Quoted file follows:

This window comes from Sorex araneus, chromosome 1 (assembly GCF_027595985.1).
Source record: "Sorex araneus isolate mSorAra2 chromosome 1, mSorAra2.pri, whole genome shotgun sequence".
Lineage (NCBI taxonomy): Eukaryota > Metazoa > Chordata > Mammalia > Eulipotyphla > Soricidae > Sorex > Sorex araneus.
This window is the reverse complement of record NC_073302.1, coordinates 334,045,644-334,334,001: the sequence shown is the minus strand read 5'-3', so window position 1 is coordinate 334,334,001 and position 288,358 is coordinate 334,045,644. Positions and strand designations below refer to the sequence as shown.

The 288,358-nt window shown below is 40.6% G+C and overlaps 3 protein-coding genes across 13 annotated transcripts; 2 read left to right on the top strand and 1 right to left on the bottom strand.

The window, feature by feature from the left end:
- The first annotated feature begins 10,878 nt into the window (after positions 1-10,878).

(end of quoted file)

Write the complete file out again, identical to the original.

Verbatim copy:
This window comes from Sorex araneus, chromosome 1 (assembly GCF_027595985.1).
Source record: "Sorex araneus isolate mSorAra2 chromosome 1, mSorAra2.pri, whole genome shotgun sequence".
Lineage (NCBI taxonomy): Eukaryota > Metazoa > Chordata > Mammalia > Eulipotyphla > Soricidae > Sorex > Sorex araneus.
This window is the reverse complement of record NC_073302.1, coordinates 334,045,644-334,334,001: the sequence shown is the minus strand read 5'-3', so window position 1 is coordinate 334,334,001 and position 288,358 is coordinate 334,045,644. Positions and strand designations below refer to the sequence as shown.

The 288,358-nt window shown below is 40.6% G+C and overlaps 3 protein-coding genes across 13 annotated transcripts; 2 read left to right on the top strand and 1 right to left on the bottom strand.

The window, feature by feature from the left end:
- The first annotated feature begins 10,878 nt into the window (after positions 1-10,878).